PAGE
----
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Wednesday, June 1, 2011

A great “leave piece” for partnering your technology (by Linda Pullan, Ph.D.)

The purpose – persuade a partner to consider a deal

In partnering a technical opportunity (such as a biotech drug candidate or technology), we  need to share complex information to help persuade a larger company to consider a deal (a license, research collaboration, an acquisition, etc).  We want them to take an action, to take the next step toward a partnership. We often use a PowerPoint slide deck (or a PDF of it)  as a “leave piece”, a communication aid that we leave behind after a talk with the partner. 
I’d like to share with you my tips from working with biotech clients on the slide deck leave piece for partnering. 

The challenge – a talk and a stand-alone leave piece

But a great challenge is that we often are using the same set of slides for two types of communication, both as the visuals in a talk and as a stand-alone “leave piece”, something left behind to represent us.  Sometimes, the slides are shared with the potential partner before any talk, hopefully enticing the potential partner to later hear a presentation, in person or by WebEx or teleconference.  Often after a talk, the slides are shared with the potential partner to communicate our messages without the verbal accompaniment, both to those that heard the talk, and to others who did not. 
This means that we can’t follow some of the guidance for giving a great talk, where slides can be simple illustrations that offer little in the absence of the accompanying verbal communication.   I love the idea of a presentation with no bullets, just illustrations of concepts. Perhaps we should have two versions, with a simpler format for the talk.   We also could use a text document for the leave piece, and most of the tips work for that as well.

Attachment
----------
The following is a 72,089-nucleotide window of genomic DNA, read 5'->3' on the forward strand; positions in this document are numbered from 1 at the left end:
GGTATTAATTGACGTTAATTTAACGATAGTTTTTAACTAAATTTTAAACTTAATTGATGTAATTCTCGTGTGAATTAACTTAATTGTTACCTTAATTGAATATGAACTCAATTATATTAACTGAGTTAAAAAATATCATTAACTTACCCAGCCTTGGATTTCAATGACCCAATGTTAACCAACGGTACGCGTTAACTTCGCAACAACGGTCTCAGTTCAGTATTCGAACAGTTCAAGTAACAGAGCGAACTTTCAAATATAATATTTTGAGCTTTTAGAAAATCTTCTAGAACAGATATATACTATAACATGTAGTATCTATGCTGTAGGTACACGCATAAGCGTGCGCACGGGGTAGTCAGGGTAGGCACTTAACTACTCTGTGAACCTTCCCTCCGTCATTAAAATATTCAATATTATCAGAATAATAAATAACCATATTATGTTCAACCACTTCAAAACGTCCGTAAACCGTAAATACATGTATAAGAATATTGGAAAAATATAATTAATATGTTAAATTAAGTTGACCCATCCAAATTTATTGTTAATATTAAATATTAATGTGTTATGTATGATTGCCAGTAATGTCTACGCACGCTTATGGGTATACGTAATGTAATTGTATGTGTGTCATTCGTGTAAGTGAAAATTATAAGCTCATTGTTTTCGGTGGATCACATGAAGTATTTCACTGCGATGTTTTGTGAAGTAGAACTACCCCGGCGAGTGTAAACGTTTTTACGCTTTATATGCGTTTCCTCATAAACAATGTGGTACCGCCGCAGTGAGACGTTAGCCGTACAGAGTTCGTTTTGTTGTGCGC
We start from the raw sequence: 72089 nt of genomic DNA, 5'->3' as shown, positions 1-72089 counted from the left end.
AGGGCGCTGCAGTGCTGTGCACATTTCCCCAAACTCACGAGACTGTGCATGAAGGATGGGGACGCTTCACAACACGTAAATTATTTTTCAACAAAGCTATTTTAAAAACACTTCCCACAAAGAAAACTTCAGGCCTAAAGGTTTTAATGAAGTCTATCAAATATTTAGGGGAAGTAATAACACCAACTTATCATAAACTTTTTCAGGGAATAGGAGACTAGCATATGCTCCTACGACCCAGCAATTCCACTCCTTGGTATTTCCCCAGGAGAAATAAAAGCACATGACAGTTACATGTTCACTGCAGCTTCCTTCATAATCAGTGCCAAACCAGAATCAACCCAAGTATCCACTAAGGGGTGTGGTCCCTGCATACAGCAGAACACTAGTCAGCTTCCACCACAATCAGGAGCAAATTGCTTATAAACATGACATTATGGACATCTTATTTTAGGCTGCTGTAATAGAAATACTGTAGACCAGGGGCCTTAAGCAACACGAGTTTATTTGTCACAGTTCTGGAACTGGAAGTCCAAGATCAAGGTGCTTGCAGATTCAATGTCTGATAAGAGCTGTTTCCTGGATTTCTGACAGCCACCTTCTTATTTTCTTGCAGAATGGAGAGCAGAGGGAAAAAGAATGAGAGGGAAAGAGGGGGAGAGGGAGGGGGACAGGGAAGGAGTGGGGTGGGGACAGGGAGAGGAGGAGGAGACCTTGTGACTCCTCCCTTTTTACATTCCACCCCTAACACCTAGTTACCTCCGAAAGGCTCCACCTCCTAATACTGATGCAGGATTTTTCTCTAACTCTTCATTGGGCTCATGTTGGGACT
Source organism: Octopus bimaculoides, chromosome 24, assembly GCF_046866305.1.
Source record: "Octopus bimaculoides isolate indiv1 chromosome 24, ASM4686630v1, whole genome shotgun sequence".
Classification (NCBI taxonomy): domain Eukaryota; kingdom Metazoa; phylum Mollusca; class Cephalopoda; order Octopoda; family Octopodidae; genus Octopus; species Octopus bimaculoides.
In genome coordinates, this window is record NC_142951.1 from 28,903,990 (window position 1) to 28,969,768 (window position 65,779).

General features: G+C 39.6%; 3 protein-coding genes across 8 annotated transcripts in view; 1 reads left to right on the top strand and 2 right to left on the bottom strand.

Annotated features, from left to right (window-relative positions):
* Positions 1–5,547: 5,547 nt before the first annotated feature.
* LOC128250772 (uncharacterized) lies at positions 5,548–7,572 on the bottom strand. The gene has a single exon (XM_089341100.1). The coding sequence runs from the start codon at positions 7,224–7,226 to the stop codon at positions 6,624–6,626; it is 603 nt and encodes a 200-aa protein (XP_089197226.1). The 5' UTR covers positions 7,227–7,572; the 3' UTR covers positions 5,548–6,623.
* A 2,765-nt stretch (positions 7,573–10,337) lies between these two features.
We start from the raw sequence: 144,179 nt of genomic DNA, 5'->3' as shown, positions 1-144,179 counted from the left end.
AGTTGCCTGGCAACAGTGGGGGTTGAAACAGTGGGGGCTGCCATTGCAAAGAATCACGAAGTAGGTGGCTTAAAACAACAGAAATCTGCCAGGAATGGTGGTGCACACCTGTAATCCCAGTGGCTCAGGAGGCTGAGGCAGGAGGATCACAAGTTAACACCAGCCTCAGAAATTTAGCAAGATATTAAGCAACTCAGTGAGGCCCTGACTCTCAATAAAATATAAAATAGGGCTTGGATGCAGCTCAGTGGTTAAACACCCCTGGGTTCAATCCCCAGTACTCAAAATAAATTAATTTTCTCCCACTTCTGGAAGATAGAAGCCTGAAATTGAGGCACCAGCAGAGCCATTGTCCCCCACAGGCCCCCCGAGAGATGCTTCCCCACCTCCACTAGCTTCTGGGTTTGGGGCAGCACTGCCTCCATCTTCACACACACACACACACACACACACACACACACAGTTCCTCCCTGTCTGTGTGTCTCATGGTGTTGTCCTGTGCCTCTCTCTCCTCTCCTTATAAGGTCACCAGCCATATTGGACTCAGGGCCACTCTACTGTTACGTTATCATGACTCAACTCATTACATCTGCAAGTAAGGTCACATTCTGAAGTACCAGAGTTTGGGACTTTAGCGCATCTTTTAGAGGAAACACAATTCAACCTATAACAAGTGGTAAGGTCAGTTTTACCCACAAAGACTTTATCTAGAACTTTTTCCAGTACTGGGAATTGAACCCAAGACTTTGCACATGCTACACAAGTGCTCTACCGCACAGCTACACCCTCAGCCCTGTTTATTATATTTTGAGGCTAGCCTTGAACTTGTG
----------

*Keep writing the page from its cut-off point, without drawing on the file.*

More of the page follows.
But here I will focus on slides as a stand-alone leave piece, where the slides alone must act as a leave piece to communicate for us, and help persuade a partner to move along the path to a deal. 

The audience perspective

As in any persuasive communication, the most important thing is to think of the audience.   

First, Fast, and Frequent:  What’s in it for me? 

Most audiences get bored very quickly if they don’t very quickly grasp “What’s in it for me?”  A partnering presentation should begin with telling the audience why they should care.  Telling them what is exciting and special about this opportunity must be at the beginning.  They don’t care about the history or structure of the company or the founders if they don’t first get “what’s in it for me?”  They want the implications for them. 

Answer the key questions.